If you use the internet, you have probably encountered at least one of the scams con artists use to bilk victims. There’s “catfishing” and other online dating fraud, where scammers use fake identities to woo victims into sending money. There’s also “grandparent scams,” where typically elderly victims are tricked by those posing as his or her grandchild into sending money for a faux emergency. Cryptocurrency’s recent rise in popularity has seen fraudsters put a twist on the old scams and come up with a new one: cryptocurrency investment schemes. And the Federal Trade Commission and state AGs are taking steps to put the public on notice and minimize consumer harm on this new twist.
The North Dakota attorney general’s office indicated that state citizens have fallen for traditional scams, including romance and grandparent scams, but victims are asked to pay in cryptocurrency, such as bitcoin, instead with fiat currency. Three Michigan regulators — the attorney general, Department of Licensing and Regulatory Affairs, and Department of Insurance and Financial Services — have jointly sounded the alarm urging consumers to protect themselves when using (or investing in) cryptocurrency.
Beyond the traditional schemes that prey on the most vulnerable, the cryptocurrency investment schemes have targeted unsuspecting individuals and sophisticated investors alike. Some fraudsters make “initial coin offerings” (ICOs) that function much like a corporation’s initial public offering. Instead of stock, however, scammers offer the public digital tokens, claiming they will use the funds to build the latest and greatest cryptocurrency. Unfortunately for victims, however, offerors sometimes take investor money only to disappear without a trace.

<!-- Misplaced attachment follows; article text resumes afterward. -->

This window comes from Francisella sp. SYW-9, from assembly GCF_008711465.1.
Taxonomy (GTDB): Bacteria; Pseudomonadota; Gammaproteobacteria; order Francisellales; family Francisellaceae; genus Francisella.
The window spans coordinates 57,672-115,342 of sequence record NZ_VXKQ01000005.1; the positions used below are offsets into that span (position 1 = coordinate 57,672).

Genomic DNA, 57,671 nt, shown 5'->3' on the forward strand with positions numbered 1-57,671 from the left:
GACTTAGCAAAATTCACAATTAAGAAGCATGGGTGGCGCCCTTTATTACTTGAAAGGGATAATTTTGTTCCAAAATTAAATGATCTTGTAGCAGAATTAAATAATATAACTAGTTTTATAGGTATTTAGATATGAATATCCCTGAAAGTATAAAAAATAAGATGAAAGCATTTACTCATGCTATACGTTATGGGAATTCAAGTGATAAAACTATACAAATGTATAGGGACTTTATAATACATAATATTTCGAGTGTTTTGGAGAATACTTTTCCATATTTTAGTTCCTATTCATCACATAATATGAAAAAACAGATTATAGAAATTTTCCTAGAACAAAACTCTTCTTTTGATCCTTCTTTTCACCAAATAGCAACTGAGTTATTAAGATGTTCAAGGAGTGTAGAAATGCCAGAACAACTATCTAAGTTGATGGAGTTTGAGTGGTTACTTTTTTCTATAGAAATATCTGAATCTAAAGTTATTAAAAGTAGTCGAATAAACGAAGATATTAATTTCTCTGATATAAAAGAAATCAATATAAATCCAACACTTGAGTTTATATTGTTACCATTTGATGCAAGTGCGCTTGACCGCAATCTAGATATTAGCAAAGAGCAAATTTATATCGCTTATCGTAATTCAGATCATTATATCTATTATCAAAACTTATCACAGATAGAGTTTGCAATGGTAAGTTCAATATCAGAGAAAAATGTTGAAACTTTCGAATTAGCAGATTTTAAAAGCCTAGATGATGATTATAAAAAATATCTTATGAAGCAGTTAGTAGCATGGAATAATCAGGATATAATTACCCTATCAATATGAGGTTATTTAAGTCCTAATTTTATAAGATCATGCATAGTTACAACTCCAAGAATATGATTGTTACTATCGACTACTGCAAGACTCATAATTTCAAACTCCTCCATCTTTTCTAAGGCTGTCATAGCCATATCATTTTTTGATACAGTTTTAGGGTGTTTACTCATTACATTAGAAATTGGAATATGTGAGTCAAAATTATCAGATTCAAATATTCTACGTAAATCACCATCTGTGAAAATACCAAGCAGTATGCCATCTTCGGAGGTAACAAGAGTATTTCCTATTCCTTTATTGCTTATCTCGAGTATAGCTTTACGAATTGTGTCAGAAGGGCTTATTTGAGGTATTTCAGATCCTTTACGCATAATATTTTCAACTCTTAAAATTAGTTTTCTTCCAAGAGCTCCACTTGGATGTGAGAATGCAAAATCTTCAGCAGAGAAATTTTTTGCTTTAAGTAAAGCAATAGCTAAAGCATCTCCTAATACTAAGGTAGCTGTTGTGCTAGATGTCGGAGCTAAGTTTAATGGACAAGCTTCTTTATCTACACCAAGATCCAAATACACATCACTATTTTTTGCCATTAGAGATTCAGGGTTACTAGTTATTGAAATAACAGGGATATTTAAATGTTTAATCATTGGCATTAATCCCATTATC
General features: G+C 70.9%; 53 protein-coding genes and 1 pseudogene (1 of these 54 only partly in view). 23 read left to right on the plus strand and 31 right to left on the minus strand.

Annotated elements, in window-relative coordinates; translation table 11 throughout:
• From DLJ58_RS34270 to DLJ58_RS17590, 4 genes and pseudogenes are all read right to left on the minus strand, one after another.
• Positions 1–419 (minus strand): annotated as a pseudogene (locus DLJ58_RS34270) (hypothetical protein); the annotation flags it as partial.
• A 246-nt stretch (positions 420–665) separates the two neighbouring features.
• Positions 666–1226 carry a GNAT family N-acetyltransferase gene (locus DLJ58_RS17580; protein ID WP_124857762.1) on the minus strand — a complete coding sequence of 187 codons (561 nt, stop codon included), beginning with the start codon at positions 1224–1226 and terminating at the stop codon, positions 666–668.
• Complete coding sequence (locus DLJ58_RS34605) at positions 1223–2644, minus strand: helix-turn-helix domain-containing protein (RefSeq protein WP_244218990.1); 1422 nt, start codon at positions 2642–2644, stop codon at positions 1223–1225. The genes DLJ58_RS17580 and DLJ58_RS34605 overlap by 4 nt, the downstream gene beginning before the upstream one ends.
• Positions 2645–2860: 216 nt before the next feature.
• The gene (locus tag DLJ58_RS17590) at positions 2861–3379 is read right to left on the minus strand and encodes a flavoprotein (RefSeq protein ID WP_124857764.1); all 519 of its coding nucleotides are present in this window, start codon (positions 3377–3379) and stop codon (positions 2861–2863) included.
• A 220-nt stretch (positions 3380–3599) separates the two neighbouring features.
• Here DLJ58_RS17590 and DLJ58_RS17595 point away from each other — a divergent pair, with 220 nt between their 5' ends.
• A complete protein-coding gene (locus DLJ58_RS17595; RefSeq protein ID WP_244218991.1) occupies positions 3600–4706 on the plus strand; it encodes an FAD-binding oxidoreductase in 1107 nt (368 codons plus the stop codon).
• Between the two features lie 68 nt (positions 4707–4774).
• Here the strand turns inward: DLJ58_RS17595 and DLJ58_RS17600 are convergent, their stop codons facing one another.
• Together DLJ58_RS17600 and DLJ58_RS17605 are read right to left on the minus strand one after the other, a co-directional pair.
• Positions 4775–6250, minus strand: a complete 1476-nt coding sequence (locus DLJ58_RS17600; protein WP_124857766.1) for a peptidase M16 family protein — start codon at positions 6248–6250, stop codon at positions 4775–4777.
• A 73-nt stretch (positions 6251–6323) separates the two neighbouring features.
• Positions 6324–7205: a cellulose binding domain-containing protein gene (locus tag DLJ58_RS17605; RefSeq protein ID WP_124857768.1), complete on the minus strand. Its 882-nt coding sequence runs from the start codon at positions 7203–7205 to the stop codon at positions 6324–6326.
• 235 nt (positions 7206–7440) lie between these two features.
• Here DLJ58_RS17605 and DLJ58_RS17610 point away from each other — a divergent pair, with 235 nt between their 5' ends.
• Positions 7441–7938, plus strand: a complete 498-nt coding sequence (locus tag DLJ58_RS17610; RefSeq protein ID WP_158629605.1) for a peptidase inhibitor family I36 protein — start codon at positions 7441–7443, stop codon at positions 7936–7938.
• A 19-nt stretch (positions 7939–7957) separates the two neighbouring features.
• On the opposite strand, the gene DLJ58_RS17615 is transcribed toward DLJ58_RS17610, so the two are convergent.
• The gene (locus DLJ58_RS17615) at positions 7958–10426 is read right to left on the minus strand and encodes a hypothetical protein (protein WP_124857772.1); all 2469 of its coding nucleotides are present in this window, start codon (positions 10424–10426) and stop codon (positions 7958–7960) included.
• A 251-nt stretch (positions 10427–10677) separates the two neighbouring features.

These crypto investment scams have been aided by conditions ripe for fraud: cryptocurrencies’ impressive increase in value, a lack of regulation, and one of crypto’s defining features — anonymity.
The Harms Caused
Scammers have perpetrated cryptocurrency fraud at an impressive scale. According to the Federal Trade Commission’s latest report, victims lost more than $80 million from October 2020 to March 2021 alone. While traditional internet scams have targeted the elderly or lonely bachelors and bachelorettes, the victims of cryptocurrency investment schemes have primarily been men and women in their 20s and 30s. One hypothesis for the disparity is older groups’ inherent mistrust of digital currency, while younger age groups, who grew up alongside technology’s repaid advances, are more likely to view cryptocurrencies as a prudent investment.
State and federal consumer protection agencies are focused on the risks created by cryptocurrencies. For companies involved in this space, we recommend taking proactive steps to reduce the risk of a government-led investigation — given that, even here, an ounce of prevention is worth a pound of cure.
 From October 2020 to March 2021, the price of bitcoin surged 450% to nearly $59,000, while dogecoin surged 933% in the same period.
 This spotlight is based on reports from consumers to the FTC or to any Consumer Sentinel Network data contributor.